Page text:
Rabbits seem to be everywhere. Are there really more than usual?

Peterborough gardeners have a new foe to contend with: hungry rabbits decimating their plants.
A rabbit out munching grass near the Rotary Trail. Rabbit sightings in Peterborough have risen dramatically in recent years. (Photo: Will Pearson)

As a gardener, Alison Potter knows the damage rabbits can do to a vegetable patch. But she never expected it to be as bad as it’s been this season.

Potter’s family grows a variety of vegetables and herbs in their north-end back yard. They’ve had a number of bumper crops over the years, and have only occasionally noticed visits from rabbits.

But this year is different. “We have definitely noticed a significant increase,” Potter said. “This year, the bunnies are prominent residents of our yard. I expect to see at least one or two every time we go outside.”

The bunnies are cute, and Potter’s youngest daughter delights in observing the docile, friendly creatures, she said. But the rabbits also wreak havoc in the garden. “This year, the bunnies have snacked on almost all our seedlings and we have really struggled to establish our plants.”

It’s not just in Potter’s neighbourhood. Across town at the Talwood Community Garden, people have noticed the increase as well. When Currents reached out, gardeners had just seen “six of them chasing each other” around, a gardener said.

Anecdotal evidence from across the city suggests Peterborough is in the middle of a rabbit boom, as the creatures are sighted more and more often in yards, parks and gardens. 

Dennis Murray, a professor at Trent who specializes in population dynamics and behavioural ecology, said he hasn’t personally noticed an increase.

But Murray offered some theories as to why rabbit populations might be on the rise locally. “Perhaps there is a site-specific effect related to fewer dogs or more cover than in previous years,” he said.

“Last winter was a bit milder than usual,” Murray added. “This could be beneficial at the tail-end of the toughest time of year for cottontail rabbits, which are at the northern edge of their range.”

There are two native species from the rabbit family in central Ontario, according to a spokesperson from the Ministry of Natural Resources and Forestry. They are the cottontail and snowshoe hare. Cottontails are the most likely ones to be spotted in Peterborough.

“Cottontail rabbit abundance fluctuates from year to year depending on environmental conditions, such as winter severity and food supply,” the spokesperson wrote to Currents. However, the spokesperson said the Ministry “does not actively monitor cottontail rabbit abundance.”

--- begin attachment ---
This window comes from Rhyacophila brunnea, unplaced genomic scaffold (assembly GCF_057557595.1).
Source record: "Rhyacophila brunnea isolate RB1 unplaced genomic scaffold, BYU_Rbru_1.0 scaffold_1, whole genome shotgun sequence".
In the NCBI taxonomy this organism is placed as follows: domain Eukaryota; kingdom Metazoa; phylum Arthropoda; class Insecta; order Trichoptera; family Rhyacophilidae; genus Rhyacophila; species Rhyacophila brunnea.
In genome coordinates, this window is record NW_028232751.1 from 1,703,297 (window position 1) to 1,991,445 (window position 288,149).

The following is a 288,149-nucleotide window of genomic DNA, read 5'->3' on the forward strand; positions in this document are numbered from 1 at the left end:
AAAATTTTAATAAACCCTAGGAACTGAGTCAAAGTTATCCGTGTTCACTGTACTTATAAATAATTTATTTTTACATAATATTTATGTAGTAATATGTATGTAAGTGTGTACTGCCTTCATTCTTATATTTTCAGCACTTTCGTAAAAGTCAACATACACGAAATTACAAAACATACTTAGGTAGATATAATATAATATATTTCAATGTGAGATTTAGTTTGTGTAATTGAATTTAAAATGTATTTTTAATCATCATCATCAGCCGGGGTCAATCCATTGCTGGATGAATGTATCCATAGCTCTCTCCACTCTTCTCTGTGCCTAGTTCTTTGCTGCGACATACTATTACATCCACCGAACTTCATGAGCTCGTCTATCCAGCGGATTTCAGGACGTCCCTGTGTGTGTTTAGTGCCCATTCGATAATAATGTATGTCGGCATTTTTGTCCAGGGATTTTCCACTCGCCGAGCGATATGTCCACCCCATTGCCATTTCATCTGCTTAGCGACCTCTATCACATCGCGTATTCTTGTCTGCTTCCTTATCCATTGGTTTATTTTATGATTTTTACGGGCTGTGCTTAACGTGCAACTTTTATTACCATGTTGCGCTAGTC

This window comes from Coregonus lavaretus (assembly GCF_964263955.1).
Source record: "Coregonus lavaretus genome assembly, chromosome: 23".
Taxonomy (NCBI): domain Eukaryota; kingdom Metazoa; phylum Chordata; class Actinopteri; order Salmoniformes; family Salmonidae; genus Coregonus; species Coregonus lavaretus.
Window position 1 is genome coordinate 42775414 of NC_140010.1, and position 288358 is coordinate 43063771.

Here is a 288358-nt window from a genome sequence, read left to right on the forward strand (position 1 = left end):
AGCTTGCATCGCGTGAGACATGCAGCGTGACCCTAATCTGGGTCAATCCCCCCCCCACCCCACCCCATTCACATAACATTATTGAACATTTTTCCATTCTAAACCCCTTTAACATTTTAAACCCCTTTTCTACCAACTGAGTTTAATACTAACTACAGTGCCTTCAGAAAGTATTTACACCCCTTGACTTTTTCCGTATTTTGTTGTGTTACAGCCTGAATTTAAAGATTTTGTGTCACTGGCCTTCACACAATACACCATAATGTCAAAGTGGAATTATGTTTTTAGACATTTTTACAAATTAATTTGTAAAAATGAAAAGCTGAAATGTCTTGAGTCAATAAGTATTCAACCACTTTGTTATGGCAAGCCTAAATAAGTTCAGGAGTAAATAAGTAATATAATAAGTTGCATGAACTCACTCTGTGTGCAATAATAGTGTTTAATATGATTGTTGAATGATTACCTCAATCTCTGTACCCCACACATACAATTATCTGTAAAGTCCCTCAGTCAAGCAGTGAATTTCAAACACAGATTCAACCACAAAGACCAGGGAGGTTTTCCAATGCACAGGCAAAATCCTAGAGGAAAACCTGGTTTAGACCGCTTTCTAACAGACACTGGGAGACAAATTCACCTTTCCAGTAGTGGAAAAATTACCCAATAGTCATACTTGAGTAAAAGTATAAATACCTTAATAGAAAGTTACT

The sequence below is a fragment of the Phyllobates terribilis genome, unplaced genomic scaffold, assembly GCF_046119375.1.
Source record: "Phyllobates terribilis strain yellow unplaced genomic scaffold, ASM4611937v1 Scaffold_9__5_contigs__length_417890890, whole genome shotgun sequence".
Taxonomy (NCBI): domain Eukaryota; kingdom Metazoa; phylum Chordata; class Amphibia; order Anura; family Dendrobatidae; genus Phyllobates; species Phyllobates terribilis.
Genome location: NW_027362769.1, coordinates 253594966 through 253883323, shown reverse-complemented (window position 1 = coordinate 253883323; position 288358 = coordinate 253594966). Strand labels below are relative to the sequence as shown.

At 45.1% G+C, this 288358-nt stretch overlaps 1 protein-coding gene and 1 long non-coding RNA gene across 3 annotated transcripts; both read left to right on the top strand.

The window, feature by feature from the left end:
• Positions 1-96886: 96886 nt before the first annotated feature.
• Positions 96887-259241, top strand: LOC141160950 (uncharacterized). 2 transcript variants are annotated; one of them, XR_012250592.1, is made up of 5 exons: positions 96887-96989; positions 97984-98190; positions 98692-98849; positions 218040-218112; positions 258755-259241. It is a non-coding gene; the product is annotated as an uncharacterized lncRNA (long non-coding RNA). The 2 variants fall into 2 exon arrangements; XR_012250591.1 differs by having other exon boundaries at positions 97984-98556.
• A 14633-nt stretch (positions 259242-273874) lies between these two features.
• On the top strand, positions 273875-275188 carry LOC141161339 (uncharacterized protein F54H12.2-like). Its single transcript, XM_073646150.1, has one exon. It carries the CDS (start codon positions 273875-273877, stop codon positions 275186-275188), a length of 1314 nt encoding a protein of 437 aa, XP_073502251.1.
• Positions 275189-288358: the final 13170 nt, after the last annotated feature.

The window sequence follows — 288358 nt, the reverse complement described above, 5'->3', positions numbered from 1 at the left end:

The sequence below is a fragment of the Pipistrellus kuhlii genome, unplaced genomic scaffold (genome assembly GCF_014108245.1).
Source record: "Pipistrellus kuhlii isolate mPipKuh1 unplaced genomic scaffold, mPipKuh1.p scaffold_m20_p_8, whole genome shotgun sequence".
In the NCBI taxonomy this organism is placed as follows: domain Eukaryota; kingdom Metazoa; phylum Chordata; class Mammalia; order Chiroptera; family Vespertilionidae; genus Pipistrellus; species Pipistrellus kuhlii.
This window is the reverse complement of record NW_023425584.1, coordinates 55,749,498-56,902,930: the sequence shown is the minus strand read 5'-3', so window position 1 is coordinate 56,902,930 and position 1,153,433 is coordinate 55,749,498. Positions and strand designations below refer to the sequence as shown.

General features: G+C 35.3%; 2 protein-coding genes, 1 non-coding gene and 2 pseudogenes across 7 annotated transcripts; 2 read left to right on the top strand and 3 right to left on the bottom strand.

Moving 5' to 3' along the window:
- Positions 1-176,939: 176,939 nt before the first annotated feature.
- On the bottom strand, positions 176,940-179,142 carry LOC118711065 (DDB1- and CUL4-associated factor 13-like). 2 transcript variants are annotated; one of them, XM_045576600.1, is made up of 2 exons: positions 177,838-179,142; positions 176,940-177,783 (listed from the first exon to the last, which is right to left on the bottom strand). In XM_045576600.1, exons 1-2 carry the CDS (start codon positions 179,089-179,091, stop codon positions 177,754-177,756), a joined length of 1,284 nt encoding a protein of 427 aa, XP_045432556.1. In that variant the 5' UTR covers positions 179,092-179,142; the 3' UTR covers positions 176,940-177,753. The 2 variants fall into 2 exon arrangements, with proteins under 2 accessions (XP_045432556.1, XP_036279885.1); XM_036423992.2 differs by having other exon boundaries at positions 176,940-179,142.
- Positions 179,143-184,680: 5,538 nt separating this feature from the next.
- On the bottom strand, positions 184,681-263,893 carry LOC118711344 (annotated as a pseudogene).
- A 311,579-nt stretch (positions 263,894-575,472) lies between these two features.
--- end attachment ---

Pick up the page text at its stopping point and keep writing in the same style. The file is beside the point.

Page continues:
But they do monitor snowshoe hare populations at sites north of Peterborough, including in Algonquin Park and near Gogama, Ontario, the spokesperson wrote. “Snowshoe hares exhibit cycles in abundance that are 8-11 years long,” they wrote, and the hares “were in a lower phase of abundance” when they were last monitored in the summer of 2022.

Vern Bastable, the director of GreenUP’s Ecology Park, said he’s hearing more reports of people struggling with rabbits. “Here at Ecology Park we too had an increase in rabbit damage … [specifically] more damage to young tree bark,” he said. To protect young trees with delicate bark during the winter, Bastable recommends wrapping them with tree guards. During the summer, he recommends caging up plants with chicken wire.

Don Smith, coordinator of the Lakefield Community Garden, next to a newly-installed perimeter fence that has been successful at keeping out rabbits. (Photo: Will Pearson)

At the Lakefield Community Garden, rabbits became a big problem for the first time last year, according to garden coordinator Don Smith. “It would not be unusual to come here and see six or seven bunnies,” he said. “It was a smorgasbord for them.”

At the end of last year, gardeners told Smith that building a fence was their biggest priority. This spring they built perimeter fences with the help of students from Thomas A. Stewart Secondary School.

“They’re working,” Smith said. “No bunnies have gotten in.”

Smith hypothesized that the loss of a local predator is behind the rabbit boom. “We used to have a resident fox that kept the population in check,” he said. The fox “would sit on the little hill off the basketball [court] and watch me while I worked. I haven’t seen the fox lately.”

Beyond causing gardeners headaches, the rabbit boom might be telling us something about broader trends. That’s because rabbits are important indicators of larger natural processes — like climate change.

According to Forbes, rabbits could represent the next “canary in the coal mine” for the impacts of climate change, because they are especially impacted by temperature changes. 

The Forbes article stated that climate change would likely have different impacts on rabbit populations depending on species and location. While cottontails might benefit from warmer winters in Ontario, the opposite might be true for snowshoe hares, for example. 

For Shelley King, a board member of the Peterborough Field Naturalists, the rabbit boom has made her more aware of the interconnections of nature. King is an avid walker, and she knows that even when leashed her dog might injure or kill a rabbit.

“I love observing wildlife of every kind, including the rabbits,” she said. “I also witness how precarious their lives are, whether it be a bunny being taken by a hawk for food or an adult rabbit being hit by a moving vehicle. We’re very interconnected. Whether human, rabbit or hawk; we all contribute to each other’s experiences of wonder, joy, tragedy and sadness. Life is precious.”


This site uses cookies to provide you with a great user experience. By continuing to use this website, you consent to the use of cookies in accordance with our privacy policy.

Scroll to Top